By Ruth Ingamells
In reading you will experience a medley of emotions similar to grief. Ranging from relief to melancholy to power to peace. Donato F. Duldulao, Jr. illustrates his life in his poetry collection “The Ethereal Tree”.
They are ordered chronologically and in that sense they seem to have little structure according to theme or narrative. The poems fluctuate and as you read from beginning to end you experience an emotional roller-coaster. It is not an easy read because of it – there are no chapters or narrative to aid you in your journey. You are left to fend for yourself in and among the hail of words. You follow a single person and his experiences and ideas through your reading, a very personal reading. Dotted with memories he relives and some simply regrets or tributes.
A life is not a structured thing, it spindles and reaches and breaks like a tree. Sometimes it is stunted on one side and it always grows towards the sun. So the poetry that reflects this idea of chaotic growth feel far more organic.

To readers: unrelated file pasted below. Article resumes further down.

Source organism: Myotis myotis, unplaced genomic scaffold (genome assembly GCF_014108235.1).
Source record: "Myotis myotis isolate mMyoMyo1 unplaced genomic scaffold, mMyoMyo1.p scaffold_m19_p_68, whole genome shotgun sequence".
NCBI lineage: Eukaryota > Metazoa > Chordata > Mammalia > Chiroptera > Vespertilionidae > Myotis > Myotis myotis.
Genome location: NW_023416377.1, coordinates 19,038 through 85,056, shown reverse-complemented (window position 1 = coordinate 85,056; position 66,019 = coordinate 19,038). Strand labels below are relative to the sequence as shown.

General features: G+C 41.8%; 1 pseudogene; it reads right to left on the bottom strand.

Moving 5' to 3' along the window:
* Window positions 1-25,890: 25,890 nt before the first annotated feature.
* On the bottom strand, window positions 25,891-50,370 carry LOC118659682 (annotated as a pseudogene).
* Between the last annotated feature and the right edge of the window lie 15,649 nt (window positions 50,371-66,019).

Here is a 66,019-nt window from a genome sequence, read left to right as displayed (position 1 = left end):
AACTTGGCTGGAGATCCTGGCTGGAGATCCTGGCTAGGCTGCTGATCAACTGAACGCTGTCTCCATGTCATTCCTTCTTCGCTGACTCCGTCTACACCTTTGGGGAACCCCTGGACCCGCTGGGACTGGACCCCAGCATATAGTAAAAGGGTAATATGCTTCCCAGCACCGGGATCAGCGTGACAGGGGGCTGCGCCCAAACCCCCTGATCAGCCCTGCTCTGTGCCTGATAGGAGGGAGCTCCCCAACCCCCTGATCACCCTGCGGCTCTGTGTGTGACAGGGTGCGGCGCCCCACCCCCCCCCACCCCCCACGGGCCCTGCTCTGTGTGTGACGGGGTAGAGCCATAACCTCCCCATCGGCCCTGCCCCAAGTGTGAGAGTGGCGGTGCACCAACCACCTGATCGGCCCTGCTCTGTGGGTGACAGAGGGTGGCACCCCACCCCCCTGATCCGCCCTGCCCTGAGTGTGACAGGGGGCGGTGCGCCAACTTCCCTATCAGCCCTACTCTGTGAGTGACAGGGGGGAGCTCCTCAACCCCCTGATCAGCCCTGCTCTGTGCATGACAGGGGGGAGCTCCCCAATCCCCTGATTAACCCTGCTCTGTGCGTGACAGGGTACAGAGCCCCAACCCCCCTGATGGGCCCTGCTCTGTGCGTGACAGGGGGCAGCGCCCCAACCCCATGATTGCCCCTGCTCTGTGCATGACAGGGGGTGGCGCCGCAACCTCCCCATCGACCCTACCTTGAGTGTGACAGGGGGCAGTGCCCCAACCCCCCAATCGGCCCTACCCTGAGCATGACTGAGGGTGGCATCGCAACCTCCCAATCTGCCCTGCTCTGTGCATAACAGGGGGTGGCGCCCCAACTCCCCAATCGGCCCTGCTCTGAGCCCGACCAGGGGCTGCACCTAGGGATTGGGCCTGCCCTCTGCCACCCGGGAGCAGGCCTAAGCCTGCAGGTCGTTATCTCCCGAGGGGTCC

The sprawling poems that grow like roots and branches should be separate from those that seek to structure and narrate. Here the simple idea of chronology falls short. Chronology should be for poems that suit each other. For those that are structured they act as disruptions from the more organic poems.
The poems highly emotive, the ones that do not rhyme are far more poignant (‘Silence’, ‘Ripples’, ‘Mornings at Ewa Beach’, ‘Phantasms’) because feeling like that should not be penned in by a rhyme scheme. In particular as his premise of the book is for his lost grandson. Grief is not rational but it something we all must experience and something we can all relate to. Grief is personal and insane.
Where his rhyme works it works like Wilfred Owen (‘My Soul is a Tidal Marsh’) or Seamus Heaney’s ‘Beowulf’ especially when dictating a narrative. Duldulao also touches on the epic (‘Rebirth of Poetry’ and ‘The Tragic Legend of Otanod’). And the latter is highly structured, but as it reminisces epic poetry it reminisces epic structure. It is a joy to read.
If you are picking up this to read for a chuckle and a biscuit then this is not the read for you, it will undoubtedly challenge you. You will get the feeling that you bear witness to the ghosts of his memories and that can feel slightly unsettling. But it is important because it is a project whose premise is catharsis. Tiring but certainly leaves you with a feeling of serenity.